Date of Award

January 2023

Document Type


Degree Name

Doctor of Philosophy (PhD)


Energy Engineering

First Advisor

Olusegun Tomomewo

Second Advisor

Daniel Laudal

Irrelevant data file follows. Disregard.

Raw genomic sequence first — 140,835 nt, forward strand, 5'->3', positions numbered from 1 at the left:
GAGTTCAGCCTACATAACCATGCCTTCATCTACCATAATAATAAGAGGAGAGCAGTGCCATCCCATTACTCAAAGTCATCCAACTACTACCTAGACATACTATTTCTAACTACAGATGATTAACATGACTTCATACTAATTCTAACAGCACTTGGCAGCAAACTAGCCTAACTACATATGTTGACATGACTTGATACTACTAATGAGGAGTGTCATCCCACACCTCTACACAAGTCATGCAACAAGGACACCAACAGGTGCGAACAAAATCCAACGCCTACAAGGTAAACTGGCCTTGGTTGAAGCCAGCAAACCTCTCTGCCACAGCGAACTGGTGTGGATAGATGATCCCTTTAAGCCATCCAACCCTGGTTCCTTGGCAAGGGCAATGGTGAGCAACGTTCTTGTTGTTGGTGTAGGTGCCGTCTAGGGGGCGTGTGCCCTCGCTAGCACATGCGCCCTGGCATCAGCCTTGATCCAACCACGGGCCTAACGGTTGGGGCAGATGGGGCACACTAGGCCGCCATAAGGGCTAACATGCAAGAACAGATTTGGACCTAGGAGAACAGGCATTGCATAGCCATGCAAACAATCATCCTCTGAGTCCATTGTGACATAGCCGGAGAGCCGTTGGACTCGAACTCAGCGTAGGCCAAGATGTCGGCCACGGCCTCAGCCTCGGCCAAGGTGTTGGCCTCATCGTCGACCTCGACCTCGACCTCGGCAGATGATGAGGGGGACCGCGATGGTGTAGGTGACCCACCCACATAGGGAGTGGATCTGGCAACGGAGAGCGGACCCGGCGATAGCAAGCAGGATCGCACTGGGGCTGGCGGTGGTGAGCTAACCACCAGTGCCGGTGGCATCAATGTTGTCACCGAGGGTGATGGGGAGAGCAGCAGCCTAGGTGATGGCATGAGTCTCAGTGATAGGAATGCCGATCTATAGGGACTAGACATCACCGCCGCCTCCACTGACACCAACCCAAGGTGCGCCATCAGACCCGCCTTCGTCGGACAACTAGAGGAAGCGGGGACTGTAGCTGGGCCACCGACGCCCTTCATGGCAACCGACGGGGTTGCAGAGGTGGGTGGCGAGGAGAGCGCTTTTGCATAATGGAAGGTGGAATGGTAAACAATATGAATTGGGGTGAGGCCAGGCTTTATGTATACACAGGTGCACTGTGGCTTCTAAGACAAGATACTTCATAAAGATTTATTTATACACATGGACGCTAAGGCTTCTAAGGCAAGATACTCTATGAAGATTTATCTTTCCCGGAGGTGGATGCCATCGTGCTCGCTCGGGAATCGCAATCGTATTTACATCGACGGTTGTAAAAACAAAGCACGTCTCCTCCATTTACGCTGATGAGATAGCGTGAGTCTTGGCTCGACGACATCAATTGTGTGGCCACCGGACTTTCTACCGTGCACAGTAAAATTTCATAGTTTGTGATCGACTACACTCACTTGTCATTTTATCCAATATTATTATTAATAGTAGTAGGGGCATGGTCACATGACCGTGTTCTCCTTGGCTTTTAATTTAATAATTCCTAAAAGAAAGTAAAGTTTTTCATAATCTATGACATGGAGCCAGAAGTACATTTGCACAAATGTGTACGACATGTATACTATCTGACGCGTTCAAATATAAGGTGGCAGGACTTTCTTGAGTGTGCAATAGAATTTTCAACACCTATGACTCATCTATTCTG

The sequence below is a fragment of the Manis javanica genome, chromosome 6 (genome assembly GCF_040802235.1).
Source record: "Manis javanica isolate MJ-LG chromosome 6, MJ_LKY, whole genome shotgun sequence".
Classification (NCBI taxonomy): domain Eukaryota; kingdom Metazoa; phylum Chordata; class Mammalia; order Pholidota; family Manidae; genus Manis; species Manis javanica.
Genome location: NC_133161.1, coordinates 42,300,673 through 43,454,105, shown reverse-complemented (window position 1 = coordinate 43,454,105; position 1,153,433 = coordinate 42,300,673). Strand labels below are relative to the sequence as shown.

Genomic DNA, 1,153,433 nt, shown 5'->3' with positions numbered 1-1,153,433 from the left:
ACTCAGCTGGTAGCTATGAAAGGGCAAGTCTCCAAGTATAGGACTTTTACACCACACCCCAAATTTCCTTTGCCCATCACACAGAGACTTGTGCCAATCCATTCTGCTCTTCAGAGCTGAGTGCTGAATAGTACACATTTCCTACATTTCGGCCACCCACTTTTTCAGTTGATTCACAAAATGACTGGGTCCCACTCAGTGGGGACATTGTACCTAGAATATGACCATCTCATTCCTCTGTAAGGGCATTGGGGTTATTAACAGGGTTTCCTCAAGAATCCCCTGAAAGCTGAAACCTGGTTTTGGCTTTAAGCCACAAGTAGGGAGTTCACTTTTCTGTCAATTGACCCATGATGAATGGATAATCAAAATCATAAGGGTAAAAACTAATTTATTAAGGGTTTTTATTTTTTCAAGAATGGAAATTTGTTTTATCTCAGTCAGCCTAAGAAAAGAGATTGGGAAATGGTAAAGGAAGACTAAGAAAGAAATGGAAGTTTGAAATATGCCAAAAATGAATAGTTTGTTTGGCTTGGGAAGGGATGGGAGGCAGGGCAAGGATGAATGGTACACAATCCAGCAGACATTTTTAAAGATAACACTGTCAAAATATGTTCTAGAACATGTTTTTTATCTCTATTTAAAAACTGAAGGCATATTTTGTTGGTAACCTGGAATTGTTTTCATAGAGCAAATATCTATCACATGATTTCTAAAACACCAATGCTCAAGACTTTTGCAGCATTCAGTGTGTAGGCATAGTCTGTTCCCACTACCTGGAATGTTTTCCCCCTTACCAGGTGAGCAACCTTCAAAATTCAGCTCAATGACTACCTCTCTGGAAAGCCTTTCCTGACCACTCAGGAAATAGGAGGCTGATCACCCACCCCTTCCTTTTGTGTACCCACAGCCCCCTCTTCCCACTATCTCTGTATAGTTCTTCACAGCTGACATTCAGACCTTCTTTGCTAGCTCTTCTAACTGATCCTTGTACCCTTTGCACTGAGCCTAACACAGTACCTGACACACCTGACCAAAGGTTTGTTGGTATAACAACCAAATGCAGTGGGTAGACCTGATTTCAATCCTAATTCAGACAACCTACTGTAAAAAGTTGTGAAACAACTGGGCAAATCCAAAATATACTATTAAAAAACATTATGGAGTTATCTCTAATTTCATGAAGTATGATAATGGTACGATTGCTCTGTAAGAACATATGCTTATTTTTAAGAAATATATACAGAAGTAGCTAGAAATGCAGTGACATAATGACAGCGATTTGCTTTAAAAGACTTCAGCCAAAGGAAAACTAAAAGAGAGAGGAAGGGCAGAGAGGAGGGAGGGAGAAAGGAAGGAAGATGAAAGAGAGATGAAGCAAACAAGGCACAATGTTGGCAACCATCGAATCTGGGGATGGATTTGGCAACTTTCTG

Manufacturing is an integral part of our country’s flow of products and people and a top contributor to carbon emissions, promoting global temperature rise. During processing, toxic substances are emitted across the value chain. These emissions account for nearly 25% of all greenhouse gas emissions in the United States and the World. Until 2023, an accessible pathway for manufacturing companies to transition to net-zero emissions hasn’t been made readily available. The current research was conducted to determine if reducing carbon emissions in manufacturing facilities through efficiency improvements, process optimization, and technology advancements can mitigate global temperature change.This quantitative, mixed-method approach was conducted by investigating major constraints and evaluating the current state of energy security in manufacturing. A feasibility study was conducted on deploying biomass-to-energy as the primary energy source for the facility and the state of Missouri. A case study was conducted at an automotive manufacturing facility to measure efficiency improvements in a real-life context. The research shows that emissions reductions from manufacturing favor the ability to impact global temperature change. Education was found to be the top constraint by cost and impact. Energy security within the sector and the United States is favorable at an index value lower than 70. Improvements in energy efficiency and new processing methods showed favorable business savings (+$125k) and emissions reductions (-200k tons) in less than a year. The feasibility of biomass-to-energy showed being able to become a primary supplier of energy to the plant and Missouri. Findings indicated that it is necessary to promote and mesh education, technology growth, and energy-saving efforts to have a favorable impact on global temperature change.